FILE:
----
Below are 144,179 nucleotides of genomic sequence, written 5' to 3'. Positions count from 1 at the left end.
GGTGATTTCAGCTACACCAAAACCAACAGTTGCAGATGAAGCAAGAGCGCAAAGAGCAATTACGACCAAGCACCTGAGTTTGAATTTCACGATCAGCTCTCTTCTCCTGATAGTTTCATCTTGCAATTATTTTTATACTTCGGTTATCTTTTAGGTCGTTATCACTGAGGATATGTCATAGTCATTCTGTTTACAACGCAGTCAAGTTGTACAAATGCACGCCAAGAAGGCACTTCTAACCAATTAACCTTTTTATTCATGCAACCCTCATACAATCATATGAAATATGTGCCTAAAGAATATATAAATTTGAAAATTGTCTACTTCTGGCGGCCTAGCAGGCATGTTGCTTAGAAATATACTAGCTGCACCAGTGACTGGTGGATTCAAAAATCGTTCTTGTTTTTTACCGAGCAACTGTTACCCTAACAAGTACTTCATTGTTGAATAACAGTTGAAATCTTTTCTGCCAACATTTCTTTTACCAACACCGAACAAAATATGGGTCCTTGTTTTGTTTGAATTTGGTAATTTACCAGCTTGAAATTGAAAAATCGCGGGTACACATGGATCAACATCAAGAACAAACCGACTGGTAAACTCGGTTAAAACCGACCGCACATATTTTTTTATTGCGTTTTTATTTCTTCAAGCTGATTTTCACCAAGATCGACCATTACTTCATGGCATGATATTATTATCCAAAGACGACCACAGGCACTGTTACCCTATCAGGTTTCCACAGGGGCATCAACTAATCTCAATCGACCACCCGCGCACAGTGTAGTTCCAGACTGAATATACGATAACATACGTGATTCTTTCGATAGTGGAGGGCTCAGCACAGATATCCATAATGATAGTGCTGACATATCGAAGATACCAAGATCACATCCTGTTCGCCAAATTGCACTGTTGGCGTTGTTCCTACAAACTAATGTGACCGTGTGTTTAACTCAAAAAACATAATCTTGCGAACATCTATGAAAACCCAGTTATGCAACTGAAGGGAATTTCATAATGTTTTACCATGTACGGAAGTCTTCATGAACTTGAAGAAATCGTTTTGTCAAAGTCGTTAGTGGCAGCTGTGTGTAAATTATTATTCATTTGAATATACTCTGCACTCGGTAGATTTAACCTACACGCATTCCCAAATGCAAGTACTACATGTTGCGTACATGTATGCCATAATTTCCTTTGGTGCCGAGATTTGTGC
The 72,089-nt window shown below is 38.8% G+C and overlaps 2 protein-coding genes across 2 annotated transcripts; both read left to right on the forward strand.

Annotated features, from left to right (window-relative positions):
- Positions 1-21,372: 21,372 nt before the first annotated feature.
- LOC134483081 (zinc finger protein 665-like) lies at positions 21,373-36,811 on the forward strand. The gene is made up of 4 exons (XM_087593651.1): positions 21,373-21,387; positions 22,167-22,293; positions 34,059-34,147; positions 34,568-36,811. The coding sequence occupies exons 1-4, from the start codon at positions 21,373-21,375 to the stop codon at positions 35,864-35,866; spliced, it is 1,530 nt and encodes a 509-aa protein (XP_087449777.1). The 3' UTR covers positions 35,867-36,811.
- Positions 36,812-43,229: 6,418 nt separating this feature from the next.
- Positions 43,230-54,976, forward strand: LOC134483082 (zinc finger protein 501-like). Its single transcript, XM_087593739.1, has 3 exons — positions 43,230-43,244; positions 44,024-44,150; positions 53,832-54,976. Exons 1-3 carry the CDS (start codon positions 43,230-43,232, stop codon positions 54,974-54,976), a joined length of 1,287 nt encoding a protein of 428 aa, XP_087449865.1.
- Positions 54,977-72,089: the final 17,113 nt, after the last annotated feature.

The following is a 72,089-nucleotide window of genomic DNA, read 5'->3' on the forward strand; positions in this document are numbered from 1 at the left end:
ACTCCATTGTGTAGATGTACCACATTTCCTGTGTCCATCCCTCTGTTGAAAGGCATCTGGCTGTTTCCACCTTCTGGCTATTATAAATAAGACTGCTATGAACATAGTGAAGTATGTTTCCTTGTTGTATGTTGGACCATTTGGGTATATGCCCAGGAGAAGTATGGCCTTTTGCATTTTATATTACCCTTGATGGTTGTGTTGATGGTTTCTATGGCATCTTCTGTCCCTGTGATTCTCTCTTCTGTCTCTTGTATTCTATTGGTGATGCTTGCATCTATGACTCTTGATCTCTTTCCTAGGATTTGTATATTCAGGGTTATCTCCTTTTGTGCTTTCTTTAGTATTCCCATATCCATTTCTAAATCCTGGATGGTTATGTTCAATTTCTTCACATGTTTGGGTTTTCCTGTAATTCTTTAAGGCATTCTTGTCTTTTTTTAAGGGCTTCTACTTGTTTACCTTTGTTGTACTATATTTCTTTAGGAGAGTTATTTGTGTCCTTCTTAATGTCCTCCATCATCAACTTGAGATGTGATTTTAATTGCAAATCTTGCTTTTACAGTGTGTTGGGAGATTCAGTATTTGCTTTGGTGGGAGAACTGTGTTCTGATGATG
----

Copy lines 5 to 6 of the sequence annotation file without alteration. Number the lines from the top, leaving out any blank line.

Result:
- Positions 1-21,372: 21,372 nt before the first annotated feature.
- LOC134483081 (zinc finger protein 665-like) lies at positions 21,373-36,811 on the forward strand. The gene is made up of 4 exons (XM_087593651.1): positions 21,373-21,387; positions 22,167-22,293; positions 34,059-34,147; positions 34,568-36,811. The coding sequence occupies exons 1-4, from the start codon at positions 21,373-21,375 to the stop codon at positions 35,864-35,866; spliced, it is 1,530 nt and encodes a 509-aa protein (XP_087449777.1). The 3' UTR covers positions 35,867-36,811.